Training is Done, Now What?
Even before a learning event is complete, it’s critical for managers to have an implementation plan in place to reinforce the knowledge and skills taught. Without a plan, managers may find themselves providing the same training over and over assuming it “didn’t take” the first time.
Was the learning event a poor choice? Was the facilitator ineffective? Or was the lack of management engagement, reinforcement, and accountability the real issue?
You Can’t Train Your Way to Results
Managers, avoid becoming the missing link in the enablement and accountability chain. Take thoughtful and decisive action, such as:
- Develop a reinforcement plan prior to the learning event – many programs have built-in manager coaching and cultural adoption plans. Take advantage of them and use them.
- Actively participate in training – your passive participation communicates a lack of endorsement for the program and its value to your team.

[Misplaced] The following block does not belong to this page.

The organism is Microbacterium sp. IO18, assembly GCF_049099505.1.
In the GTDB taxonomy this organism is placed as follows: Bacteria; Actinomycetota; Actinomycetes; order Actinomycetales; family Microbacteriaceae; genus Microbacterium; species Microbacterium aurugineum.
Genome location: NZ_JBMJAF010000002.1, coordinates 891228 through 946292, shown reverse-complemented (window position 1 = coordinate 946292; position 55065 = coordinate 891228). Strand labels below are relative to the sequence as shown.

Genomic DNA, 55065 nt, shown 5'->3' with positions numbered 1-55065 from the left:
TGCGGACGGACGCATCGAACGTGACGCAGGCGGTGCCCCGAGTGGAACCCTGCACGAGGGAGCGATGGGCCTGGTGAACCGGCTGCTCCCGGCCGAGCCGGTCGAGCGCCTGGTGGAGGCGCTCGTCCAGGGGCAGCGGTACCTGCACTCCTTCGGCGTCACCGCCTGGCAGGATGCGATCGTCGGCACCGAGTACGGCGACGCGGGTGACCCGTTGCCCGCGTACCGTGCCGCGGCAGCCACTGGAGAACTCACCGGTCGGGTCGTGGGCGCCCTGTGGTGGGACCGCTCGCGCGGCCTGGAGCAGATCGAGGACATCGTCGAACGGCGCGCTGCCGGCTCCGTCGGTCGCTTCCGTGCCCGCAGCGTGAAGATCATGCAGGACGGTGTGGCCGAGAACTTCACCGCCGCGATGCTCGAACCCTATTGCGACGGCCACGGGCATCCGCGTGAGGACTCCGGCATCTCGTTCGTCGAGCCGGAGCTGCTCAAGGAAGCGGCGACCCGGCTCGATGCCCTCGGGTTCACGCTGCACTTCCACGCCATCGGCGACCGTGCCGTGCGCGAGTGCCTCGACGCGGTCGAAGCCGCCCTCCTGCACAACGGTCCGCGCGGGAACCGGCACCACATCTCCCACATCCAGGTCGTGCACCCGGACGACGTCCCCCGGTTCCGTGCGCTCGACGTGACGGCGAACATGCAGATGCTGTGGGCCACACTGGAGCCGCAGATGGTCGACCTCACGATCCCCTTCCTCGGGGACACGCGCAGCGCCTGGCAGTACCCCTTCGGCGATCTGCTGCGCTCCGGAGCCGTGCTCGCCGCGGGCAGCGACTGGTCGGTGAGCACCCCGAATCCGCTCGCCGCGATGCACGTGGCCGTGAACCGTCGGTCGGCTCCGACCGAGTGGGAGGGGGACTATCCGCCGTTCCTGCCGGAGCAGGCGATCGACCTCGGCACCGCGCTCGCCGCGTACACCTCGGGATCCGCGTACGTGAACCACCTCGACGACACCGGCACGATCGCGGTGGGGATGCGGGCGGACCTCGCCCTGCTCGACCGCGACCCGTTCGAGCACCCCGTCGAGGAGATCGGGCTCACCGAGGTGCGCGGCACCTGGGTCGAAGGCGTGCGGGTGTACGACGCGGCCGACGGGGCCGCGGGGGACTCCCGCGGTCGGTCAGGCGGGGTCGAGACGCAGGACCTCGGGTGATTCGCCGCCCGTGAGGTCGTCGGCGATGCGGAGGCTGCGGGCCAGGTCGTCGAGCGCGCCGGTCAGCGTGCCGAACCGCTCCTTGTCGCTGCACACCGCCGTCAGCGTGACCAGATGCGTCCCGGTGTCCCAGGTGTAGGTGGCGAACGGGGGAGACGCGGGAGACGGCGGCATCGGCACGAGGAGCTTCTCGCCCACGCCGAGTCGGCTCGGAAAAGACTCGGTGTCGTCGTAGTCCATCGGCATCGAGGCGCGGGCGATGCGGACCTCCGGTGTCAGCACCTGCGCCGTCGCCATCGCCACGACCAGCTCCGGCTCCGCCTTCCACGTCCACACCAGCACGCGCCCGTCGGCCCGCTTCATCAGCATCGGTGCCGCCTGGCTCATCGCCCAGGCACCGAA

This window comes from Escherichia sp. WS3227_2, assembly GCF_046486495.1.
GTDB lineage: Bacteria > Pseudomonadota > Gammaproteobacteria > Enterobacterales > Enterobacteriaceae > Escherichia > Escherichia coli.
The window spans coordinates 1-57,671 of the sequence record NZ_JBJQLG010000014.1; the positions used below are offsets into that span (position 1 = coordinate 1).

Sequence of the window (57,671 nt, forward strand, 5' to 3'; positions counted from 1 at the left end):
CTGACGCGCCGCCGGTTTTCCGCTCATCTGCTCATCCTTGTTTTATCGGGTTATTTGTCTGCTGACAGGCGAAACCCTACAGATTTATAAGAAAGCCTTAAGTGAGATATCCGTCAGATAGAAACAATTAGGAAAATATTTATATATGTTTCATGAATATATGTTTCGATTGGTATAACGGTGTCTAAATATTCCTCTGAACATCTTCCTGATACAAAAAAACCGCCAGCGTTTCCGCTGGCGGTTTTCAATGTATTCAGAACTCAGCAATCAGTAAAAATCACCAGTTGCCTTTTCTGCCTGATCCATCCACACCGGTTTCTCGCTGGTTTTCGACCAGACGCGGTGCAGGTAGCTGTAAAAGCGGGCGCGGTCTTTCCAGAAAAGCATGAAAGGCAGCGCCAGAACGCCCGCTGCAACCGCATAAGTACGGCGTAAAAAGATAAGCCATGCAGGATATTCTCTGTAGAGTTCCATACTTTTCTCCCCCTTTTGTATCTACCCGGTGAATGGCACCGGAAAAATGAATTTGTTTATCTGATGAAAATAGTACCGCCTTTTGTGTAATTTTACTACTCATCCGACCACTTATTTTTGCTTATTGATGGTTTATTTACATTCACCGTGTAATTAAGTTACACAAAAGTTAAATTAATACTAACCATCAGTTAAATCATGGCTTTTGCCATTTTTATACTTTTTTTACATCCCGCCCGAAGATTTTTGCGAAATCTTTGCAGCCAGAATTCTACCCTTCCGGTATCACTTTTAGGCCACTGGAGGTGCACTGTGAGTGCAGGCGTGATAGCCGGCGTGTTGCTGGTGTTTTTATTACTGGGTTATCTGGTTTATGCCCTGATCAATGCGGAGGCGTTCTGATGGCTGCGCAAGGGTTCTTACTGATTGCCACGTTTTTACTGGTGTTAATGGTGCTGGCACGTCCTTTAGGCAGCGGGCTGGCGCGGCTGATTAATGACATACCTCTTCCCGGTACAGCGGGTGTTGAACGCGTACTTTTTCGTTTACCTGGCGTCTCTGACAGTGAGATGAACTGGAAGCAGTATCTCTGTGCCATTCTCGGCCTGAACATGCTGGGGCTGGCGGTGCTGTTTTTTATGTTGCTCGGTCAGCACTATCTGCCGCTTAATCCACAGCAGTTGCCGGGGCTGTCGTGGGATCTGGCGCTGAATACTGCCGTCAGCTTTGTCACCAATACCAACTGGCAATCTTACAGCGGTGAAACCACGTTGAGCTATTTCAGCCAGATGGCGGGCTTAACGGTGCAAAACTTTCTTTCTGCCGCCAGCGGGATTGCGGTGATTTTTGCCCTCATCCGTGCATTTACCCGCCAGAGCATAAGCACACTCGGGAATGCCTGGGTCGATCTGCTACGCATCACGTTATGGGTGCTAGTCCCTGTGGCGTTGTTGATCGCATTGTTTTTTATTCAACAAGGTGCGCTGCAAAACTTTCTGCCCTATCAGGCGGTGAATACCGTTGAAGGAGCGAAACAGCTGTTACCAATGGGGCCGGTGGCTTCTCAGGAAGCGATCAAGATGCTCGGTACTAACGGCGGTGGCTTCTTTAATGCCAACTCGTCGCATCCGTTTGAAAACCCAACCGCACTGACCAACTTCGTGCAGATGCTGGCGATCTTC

- Seek feedback from the program facilitator about your employees attendance, participation, and progress.
- Solicit feedback from your participants regarding the program value, content relevance, and other lessons learned.
- Observe the use of skills taught in the field in front of customers.
- Mention the program’s concepts and skills often to keep it top of mind and as a reminder that you take it seriously.
- Conduct concept and skill refresher sessions – have employees present as well.
The manager maintains; the leader develops.Warren Bennis, “On Becoming a Leader”
The most important product of a manager’s effort is a high performance team. Take responsibility for your employees development by being an active participant before, during, and after improvement initiatives. If you achieve your goals through the effort of others, as most people managers do, then you have an obligation to hold yourself accountable for their development and hold employees accountable for results.